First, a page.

Gemfibrozil enhances the listeriacidal effects of fluoroquinolone antibiotics in J774 macrophages

Rudin, D. E.; Gao, P. X.; Cao, C. X.; Neu, H. C.; Silverstein, Samuel C.

J774 macrophage-like cells express organic anion transporters that promote the efflux of fluoroquinolone antibiotics such as norfloxacin (NFX) from these cells. Gemfibrozil (GFZ) blocks organic anion transport in J774 cells, thereby facilitating the intracellular accumulation of NFX (Cao, C., H.C. Neu, and S.C. Silverstein. 1991. J. Cell Biol. 115:467a [Abstr.]). To determine whether GFZ enhances the efficacy of fluoroquinolone antibiotics against intracellular bacterial pathogens, J774 cells were infected with Listeria monocytogenes and incubated in medium containing a fluoroquinolone antibiotic in the presence or absence of GFZ. Intracellular growth of L. monocytogenes was evaluated by lysing J774 cells and assaying for colony-forming units of Listeria. GFZ intensified the bacteriostatic effect of 4 micrograms/ml NFX and rendered 8 micrograms/ml bactericidal for L. monocytogenes. GFZ had a similar potentiating effect when used in combination with 2 micrograms/ml ciprofloxacin (CFX). CFX plus GFZ was bactericidal for intracellular L. monocytogenes. Treatment of J774 cells with NFX plus GFZ markedly reduced the cytotoxic effect of the bacteria on these cells. Over 55% of cells treated with 8 micrograms/ml NFX alone were dead 16 h after infection, whereas only 5% of cells treated with 8 micrograms/ml NFX plus GFZ were dead at 16 h. Similarly, GFZ potentiated the ability of 2 micrograms/ml to protect J774 cells against the cytocidal effect of Listeria. NFX in combination with GFZ limited cell-to-cell spread of L. monocytogenes. In antibiotic-free medium, > 99% of J774 cells contained intracellular L. monocytogenes at 14 h after infection. NFX alone in the medium did not change this outcome. However, 4 micrograms/ml NFX plus GFZ decreased bacterial spread by approximately 40% at 24 h postinfection, and 8 micrograms/ml NFX plus GFZ prevented all spread beyond the initially infected cell population. These results suggest that GFZ could be used clinically to enhance the efficacy of fluoroquinolone and of other anionic antibiotics against bacteria that grow and/or reside within macrophages and/or other cells.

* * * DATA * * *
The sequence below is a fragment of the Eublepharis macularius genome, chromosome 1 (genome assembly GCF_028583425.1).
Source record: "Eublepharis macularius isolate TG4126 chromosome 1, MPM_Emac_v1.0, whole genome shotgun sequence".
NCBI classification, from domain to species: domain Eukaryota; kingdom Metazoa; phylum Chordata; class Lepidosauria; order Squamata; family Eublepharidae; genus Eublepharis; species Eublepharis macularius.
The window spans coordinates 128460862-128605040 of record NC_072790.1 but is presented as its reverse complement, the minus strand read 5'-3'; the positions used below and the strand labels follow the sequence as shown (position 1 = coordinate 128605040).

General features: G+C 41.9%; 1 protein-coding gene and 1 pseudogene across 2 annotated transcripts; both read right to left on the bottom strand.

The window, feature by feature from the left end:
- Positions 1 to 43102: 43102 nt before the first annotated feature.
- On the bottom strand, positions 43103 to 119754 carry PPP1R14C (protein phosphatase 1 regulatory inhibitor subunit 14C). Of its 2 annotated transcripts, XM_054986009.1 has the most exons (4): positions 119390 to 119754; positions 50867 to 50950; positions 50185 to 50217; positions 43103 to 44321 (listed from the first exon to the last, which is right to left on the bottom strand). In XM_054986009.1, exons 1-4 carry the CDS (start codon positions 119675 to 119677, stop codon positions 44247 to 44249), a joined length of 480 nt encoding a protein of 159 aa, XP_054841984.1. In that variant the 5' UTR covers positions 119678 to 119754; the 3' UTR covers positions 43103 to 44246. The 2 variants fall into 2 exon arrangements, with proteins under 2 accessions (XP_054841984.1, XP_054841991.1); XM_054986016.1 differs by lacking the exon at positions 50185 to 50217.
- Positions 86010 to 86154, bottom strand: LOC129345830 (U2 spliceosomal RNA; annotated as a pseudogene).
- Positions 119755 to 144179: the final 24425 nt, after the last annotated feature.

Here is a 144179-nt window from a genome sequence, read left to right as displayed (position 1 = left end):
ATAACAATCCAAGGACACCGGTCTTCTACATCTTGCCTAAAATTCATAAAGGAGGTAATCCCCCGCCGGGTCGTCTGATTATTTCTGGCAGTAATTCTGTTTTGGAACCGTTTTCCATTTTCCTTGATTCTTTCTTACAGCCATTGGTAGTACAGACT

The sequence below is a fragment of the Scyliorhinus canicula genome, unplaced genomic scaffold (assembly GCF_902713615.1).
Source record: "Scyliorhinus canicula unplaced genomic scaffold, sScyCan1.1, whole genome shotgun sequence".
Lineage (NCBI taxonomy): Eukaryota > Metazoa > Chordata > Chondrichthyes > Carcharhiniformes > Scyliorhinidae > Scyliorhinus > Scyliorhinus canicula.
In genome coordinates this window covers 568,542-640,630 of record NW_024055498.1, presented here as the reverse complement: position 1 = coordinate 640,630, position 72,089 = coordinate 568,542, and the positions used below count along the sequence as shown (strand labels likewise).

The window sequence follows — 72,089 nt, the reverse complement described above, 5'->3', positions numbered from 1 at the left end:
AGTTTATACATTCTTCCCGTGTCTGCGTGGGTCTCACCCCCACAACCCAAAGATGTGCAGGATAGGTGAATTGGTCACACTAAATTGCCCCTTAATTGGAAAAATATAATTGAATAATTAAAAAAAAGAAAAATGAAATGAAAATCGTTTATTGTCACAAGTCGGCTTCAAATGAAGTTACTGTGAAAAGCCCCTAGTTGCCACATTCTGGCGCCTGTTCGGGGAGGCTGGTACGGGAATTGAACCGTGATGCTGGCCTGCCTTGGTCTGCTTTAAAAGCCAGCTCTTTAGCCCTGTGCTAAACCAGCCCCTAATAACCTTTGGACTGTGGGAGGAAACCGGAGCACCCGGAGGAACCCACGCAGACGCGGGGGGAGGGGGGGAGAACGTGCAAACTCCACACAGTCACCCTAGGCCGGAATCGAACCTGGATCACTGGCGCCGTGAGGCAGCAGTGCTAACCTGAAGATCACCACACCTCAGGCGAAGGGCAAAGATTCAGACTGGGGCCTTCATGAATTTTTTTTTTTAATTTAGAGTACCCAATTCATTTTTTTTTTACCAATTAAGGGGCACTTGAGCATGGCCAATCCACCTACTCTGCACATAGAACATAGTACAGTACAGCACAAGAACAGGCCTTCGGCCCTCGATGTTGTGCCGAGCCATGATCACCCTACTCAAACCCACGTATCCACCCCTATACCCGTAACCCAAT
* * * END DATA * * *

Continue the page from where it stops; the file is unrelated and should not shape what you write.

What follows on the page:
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Journal of Experimental Medicine

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Academic Units
Physiology and Cellular Biophysics
The Rockefeller University Press
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January 12, 2016